Patients suffering from Cutaneous Lupus Erythematosus (CLE), a variant of SLE, demonstrate equal sex distribution with a female to male ratio of 1:1, but the female to male ratio of CLE patients rose to 4.5:1 if the disease onset was at or after the age of 12 (91). Different sex ratios have been reported according to the subtypes of CLE. Acute CLE has the highest female to male ratio (12:1) while chronic CLE had an almost equal ratio of 1.1:1 (91). Above observations suggest a role of puberty in the development of SLE.
Conversely, SLE exerts sexually dimorphic effects young male and female patients. A study exploring the effect of lupus on height found that there was a significant (p-value < 0.0001) reduction in the parent-adjusted height z score with time in girls compared to boys (92). The mean menarche age was higher among juvenile patients with SLE than in controls (p-value = 0.0008) despite comparable maternal menarche age in both groups (93).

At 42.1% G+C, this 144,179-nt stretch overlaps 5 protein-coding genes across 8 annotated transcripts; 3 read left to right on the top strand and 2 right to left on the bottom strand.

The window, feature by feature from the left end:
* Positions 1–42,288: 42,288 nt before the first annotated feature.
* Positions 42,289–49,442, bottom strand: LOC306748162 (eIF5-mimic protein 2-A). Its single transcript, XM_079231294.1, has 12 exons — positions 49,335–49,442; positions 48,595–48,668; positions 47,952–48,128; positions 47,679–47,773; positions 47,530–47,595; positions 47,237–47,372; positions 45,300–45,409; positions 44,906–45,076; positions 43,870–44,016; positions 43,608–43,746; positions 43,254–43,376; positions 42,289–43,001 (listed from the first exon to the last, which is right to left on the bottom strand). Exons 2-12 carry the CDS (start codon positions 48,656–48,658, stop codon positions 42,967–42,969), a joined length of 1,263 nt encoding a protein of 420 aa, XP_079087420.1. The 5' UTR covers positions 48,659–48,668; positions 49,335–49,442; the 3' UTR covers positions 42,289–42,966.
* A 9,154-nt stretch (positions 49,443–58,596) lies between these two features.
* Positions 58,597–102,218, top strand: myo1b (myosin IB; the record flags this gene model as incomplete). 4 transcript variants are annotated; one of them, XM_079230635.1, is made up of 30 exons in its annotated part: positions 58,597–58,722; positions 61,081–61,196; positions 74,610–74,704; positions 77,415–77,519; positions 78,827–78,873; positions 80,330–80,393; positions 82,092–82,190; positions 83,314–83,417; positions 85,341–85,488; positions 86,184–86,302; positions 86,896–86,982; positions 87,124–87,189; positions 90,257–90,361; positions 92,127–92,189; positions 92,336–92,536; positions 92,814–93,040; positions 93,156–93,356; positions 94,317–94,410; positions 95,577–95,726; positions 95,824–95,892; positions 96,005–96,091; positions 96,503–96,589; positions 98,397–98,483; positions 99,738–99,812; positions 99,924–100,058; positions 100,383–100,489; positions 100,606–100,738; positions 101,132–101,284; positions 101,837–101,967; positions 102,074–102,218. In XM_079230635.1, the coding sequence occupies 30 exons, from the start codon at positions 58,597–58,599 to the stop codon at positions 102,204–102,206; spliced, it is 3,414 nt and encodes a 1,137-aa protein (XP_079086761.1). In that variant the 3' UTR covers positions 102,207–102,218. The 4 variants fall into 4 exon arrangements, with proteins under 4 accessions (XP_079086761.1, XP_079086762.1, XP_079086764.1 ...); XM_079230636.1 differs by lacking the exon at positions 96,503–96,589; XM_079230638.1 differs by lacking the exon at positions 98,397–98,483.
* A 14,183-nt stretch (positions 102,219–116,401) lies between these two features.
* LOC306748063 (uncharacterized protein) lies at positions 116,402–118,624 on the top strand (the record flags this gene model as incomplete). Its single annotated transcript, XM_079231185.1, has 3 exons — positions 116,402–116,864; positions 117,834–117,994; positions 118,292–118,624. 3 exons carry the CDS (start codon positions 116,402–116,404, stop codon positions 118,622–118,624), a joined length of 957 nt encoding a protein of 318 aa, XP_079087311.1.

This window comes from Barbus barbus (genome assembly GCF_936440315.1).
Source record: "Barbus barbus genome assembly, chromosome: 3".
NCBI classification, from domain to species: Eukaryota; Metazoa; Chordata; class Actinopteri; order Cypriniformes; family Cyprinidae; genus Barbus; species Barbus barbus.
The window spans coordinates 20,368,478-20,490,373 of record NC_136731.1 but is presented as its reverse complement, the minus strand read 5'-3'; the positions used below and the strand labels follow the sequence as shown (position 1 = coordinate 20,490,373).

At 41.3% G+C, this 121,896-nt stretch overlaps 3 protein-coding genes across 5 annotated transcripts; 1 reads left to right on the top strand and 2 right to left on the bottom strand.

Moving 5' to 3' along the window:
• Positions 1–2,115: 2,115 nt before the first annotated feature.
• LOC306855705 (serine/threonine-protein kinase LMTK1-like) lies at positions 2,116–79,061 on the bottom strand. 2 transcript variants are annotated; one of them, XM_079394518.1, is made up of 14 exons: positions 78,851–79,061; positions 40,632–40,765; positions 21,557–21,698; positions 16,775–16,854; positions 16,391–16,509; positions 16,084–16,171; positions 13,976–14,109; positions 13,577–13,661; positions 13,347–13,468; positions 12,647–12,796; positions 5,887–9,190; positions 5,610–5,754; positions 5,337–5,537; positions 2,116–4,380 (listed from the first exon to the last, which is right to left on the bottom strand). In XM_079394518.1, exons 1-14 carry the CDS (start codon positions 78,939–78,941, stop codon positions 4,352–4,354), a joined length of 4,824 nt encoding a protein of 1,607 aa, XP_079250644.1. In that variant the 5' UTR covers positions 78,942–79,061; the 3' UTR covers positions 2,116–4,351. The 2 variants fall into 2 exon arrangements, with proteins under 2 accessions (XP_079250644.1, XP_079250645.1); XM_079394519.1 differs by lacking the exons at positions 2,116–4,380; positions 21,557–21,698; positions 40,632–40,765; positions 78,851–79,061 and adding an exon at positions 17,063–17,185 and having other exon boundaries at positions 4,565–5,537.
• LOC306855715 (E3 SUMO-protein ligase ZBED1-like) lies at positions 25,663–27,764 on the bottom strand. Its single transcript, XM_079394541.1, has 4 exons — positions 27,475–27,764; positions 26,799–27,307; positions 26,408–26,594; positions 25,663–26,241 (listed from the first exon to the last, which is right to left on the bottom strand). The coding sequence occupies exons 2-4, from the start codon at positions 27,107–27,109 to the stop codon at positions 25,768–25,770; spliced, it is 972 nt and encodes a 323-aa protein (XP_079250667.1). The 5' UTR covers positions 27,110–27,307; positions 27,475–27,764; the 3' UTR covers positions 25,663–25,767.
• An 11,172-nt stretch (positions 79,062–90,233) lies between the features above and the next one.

E2 concentrations are abnormally low in pregnant patients with SLE during periods of increased disease activity, compared with pregnant women not suffering from SLE (94, 95). Serum prolactin and disease activity of SLE have been positively associated in multiple studies (96–100). Abnormally high prolactin levels during pregnancy in SLE also positively correlate with disease activity (95, 101). Furthermore, two double-blind, placebo-controlled human studies have shown that suppression of prolactin with bromocriptine, which also increases estradiol concentration (102) reduces SLE disease activity (103–105). Exacerbation of SLE is more common during the pre-menstrual period and pregnancy, during which women experience increased estrogen levels (84). This phenomenon is in contrast with other autoimmune diseases such as MS, psoriasis and T1DM, which are mediated by T lymphocytes, while SLE is a disease mediated by autoantibodies producing-B lymphocytes; and E2, throughout its concentration range, has been shown to stimulate antibody production by B cells (106).